The first Barngarla delegation to the Australian Institute of Aboriginal and Torres Strait Islander Studies (AIATSIS), Canberra, was held on February 11 to 15, 2013.
The four Whyalla Barngarla delegates were Jeanita and Dawn Taylor, Dawneen Saunders and Malika Carter.
These delegates were joined by three Barngarla delegates from Port Augusta and four from Port Lincoln.
With national Sorry Day approaching on Sunday, May 26, the delegates recalled the importance of the trip.
The purpose of the trip was to empower the Barngarla language reclamation and to mark the fifth anniversary of Sorry Day.
Chair of Linguistics and Endangered Languages at the University of Adelaide Professor Ghil’ad Zuckermann arranged the trip in order to give the Barngarla delegates a unique experience and a chance to see how government is implementing policy to benefit indigenous groups
AIATSIS funded most of the excursion in order to have the Barngarla people as guests for a week long stay in February.
For most, the trip was the first time they were able to see Australia’s capital city and the good work being done by AIATSIS.
As part of the trip, AIATSIS uncovered archival material of Barngarla people from the area dating back to more than 50 years ago including photos, and even a recording of a Barngarla man speaking the Barngarla tongue.
“I wanted to introduce them to other Aboriginal communities who have been empowered linguistically by the revival of their language,” Professor Zuckermann said.
Stan Grant, Ray Kelly and Jaky Troy were just some of the Aboriginal people that the Barngarla delegation was privy to meeting.
Others were Aboriginal peoples from Canberra, rural New South Wales and the Snowy Mountain areas.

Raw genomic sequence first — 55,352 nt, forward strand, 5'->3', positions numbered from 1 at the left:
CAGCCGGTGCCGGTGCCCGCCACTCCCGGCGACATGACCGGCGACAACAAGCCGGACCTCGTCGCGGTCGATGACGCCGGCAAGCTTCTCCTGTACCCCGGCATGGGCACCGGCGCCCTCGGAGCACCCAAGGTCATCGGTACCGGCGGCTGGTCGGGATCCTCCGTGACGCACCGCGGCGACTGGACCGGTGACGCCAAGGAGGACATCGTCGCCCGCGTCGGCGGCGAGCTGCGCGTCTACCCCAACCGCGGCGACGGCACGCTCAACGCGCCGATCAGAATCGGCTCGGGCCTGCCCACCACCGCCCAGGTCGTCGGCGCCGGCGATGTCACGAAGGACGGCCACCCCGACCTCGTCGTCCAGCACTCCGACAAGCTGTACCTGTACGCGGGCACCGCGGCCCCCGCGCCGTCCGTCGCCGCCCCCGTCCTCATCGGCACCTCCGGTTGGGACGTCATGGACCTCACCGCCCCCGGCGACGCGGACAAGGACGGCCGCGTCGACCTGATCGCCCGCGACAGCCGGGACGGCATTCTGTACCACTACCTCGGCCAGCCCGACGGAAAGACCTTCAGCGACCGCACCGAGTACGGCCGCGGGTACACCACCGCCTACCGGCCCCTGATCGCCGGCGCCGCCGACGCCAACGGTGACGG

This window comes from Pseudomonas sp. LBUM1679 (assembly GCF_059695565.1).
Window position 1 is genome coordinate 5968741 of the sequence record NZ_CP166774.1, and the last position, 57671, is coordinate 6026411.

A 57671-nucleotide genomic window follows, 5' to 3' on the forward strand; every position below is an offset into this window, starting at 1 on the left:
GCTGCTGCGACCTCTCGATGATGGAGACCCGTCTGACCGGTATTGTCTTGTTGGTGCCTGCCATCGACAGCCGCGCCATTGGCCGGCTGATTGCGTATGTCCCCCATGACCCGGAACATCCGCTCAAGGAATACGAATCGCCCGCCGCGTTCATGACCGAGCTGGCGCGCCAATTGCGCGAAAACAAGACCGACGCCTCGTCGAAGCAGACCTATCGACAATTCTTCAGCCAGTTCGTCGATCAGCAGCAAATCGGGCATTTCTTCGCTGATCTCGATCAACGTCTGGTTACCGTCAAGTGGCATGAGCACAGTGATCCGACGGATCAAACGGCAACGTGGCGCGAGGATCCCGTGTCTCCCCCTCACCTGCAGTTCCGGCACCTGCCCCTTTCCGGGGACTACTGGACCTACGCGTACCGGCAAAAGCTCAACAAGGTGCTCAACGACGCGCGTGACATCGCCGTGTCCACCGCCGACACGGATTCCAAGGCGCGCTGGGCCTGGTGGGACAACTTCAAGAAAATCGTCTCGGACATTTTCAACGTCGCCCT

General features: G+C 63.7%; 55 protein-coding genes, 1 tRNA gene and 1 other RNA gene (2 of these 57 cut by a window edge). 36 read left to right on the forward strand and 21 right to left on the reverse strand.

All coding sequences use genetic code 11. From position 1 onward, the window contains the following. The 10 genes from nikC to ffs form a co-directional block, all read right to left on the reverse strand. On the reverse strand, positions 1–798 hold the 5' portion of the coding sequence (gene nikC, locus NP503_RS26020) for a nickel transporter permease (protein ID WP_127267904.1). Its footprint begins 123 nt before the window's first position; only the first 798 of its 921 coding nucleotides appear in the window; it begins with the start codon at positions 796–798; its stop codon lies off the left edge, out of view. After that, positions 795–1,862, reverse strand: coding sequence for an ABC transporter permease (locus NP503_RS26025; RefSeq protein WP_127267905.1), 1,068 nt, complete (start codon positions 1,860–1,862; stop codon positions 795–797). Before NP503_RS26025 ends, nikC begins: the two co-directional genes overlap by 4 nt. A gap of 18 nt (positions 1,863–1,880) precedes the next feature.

Professor Zuckermann also introduced the Barngarla delegates to linguists having some connection to the Eyre Peninsula.
One such linguist was Doctor Luise Hercus, who recorded Mooni Davis saying Barngarla words in 1960.
Zuckermann brought a CD of this recording to the Hincks Avenue and Clutterbuck Street, Gabmididi Manoo (Barngarla for ‘Learning Together’) Children and Family Centre.
“It’s a low-quality recording, but you can hear Barngarla,” Professor Zuckermann said.
Professor Zuckermann’s idea for the trip was to reconnect the Barngarla people with their language, and to connect them to linguistically-active Aboriginal people
“It was good that the fifth anniversary of the Sorry Speech by Kevin Rudd was being celebrated,” Professor Zuckermann said.
“It was a very emotional trip, in which the Barngarla members were a united people in public, coming together from Whyalla, Port Augusta and Port Lincoln.”
Professor Zuckermann recalled Jeanita Taylor was very keen to take a photo with Kevin Rudd.
Noticing this, Mr Rudd walked right up to her and took a special photo with her exclusively, rewarding the young lady for her tenacity.
In his own words saying ‘let’s take a selfie together’.